Poems, Iconic White Crosses, and Memories
First published on September 22, 2013, in Somos en escrito Magazine
By Sarah Cortez
Vanishing Points: Poems and Photographs of Texas Roadside Memorials, edited by poet Sarah Cortez, is a memorial in itself to the thousands of spontaneous roadside memorials, usually marked by small metal crosses, which line Texas highways. The prominent display of these iconic white crosses, some with accumulated mementoes, is often ignored by motorists.
Yet these roadside memorials are invitations to pause, invitations to ponder the meaning of life and death. This volume of poems responds to these invitations with an array of stunning black and white photographs of these Texas roadside memorials accompanied by poems written by some of the state’s finest poets.
That day you grabbed
the armadillo’s tail
and jerked it upside down
as it snarled and raked
air with black claws.
Remember? All of us laughing
at the squirming, silver ball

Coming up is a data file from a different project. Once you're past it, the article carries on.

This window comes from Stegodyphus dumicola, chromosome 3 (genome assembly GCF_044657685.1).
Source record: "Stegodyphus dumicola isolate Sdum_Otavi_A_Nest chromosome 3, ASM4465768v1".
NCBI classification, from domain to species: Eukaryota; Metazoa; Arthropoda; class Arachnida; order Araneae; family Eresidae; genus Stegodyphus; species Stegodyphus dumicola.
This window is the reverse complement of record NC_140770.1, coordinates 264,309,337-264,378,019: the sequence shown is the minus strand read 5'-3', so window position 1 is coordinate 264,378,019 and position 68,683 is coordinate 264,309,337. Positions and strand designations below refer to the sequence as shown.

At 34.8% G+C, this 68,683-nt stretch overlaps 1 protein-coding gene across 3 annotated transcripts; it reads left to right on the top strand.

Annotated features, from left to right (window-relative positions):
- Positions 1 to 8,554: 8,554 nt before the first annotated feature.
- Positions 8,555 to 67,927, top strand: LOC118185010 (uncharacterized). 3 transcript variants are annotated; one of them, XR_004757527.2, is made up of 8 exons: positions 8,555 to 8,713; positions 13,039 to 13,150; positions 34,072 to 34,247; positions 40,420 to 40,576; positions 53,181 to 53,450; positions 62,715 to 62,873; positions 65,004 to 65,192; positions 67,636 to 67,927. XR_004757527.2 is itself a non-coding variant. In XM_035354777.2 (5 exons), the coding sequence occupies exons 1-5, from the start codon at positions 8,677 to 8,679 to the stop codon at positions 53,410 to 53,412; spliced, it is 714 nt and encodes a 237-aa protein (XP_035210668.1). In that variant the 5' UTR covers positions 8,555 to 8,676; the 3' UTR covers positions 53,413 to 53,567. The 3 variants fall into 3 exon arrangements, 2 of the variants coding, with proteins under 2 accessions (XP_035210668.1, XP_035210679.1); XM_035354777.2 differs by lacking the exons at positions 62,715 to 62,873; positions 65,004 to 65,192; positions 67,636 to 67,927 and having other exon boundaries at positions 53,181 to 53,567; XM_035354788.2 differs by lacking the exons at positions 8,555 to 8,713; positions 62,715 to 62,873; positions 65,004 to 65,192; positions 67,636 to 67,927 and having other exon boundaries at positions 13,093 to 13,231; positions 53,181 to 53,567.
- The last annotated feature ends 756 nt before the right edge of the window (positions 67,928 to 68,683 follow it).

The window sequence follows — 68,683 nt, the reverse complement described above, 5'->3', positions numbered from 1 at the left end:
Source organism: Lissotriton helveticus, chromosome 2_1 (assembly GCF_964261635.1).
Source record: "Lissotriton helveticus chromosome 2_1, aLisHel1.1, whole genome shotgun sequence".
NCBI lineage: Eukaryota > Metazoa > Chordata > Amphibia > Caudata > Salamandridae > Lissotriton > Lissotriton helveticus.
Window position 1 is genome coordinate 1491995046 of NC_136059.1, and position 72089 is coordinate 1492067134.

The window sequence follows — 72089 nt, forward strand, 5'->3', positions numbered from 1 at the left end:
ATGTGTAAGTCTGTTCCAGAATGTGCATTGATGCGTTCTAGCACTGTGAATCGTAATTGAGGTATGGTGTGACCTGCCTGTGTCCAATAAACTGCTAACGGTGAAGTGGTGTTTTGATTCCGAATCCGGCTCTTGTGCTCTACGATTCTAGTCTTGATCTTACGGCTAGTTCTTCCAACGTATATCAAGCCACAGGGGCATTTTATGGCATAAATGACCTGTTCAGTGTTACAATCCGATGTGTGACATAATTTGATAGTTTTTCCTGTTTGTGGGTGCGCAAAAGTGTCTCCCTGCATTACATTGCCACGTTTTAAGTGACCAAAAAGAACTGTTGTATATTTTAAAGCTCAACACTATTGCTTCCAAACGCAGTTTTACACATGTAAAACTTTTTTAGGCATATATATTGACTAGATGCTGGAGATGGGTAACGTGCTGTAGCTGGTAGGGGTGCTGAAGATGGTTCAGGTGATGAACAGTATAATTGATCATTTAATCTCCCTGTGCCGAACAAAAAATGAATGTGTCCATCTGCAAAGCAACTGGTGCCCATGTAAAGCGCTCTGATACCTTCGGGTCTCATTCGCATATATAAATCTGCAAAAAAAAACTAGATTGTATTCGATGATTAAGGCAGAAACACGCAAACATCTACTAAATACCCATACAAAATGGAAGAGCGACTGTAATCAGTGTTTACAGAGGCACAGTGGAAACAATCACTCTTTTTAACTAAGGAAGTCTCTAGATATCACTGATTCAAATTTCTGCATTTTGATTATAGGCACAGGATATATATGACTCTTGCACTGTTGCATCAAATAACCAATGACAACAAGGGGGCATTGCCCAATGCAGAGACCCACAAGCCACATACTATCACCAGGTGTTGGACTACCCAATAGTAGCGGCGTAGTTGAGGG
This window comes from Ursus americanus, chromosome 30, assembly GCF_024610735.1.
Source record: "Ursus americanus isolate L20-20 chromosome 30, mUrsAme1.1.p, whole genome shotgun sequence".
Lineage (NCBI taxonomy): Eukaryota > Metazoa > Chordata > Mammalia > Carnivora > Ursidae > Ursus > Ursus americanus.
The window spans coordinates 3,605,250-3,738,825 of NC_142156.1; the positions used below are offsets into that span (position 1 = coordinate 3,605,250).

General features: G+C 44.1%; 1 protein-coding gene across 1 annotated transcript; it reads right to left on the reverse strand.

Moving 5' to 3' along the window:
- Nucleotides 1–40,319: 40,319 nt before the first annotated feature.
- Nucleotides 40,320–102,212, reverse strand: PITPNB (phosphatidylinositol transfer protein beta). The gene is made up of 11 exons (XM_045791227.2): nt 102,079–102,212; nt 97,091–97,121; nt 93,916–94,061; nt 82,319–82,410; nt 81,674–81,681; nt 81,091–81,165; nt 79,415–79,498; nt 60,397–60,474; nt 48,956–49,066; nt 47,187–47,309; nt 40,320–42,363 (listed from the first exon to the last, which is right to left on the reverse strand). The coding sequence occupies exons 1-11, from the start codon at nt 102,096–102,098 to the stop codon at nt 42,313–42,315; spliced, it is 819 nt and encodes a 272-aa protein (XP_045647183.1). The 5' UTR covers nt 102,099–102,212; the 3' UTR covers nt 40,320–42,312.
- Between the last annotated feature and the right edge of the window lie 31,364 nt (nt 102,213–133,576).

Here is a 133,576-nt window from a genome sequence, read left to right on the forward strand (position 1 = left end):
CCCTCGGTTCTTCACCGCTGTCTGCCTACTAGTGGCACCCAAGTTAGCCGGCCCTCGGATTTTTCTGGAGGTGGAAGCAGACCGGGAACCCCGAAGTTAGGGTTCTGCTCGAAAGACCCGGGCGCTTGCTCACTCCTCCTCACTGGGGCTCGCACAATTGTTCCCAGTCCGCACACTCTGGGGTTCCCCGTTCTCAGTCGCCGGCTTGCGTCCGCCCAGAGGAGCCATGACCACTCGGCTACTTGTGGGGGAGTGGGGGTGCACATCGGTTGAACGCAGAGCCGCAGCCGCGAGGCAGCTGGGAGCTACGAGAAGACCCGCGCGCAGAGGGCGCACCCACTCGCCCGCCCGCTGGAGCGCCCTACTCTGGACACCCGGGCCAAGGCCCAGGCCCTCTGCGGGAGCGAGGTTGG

of scaly, pissed-off critter
who’d thought he’d burrow
into safety when chased.
It’d be on that day—if
I could have you back—that
exact moment. Your right arm
outstretched under scrub oak
alongside a one-lane road.
You, flushed, breathing hard,
sweaty—that instant suspended
the same as that armadillo
who’s now probably as dead as you,
alongside some other back road nearby.
By Sarah Cortez
But the sky, Nate, the big blue sky
crowns this cross so far above
both you and me that I get scared
just trying to think about it. And
I promise you I still believe in God,
and I believe in His Only Son Jesus Christ,
and I believe in the Spirit sent down
upon us like the dewfall. I believe, I
believe, I’ve always believed, but
I have a hole in my chest
where my heart loved you, and I
walk around like a clock without
a mechanism, and I’m not joking
when I say I’m dead too
now. Not just inside, the cold
blackness, but outside, and only,
and only this wind up high here
and the burning sun and
the million pesky grasshoppers buzzing
remind me that God’s ways
are so infinite and beyond,
so far above my mind, my pitiful
body, my heart-no-longer-there
that I’d just better go on
into whatever I have
left after losing you. Not
that I know what
that is. But there’s something.
There’s bound to be
worth living for.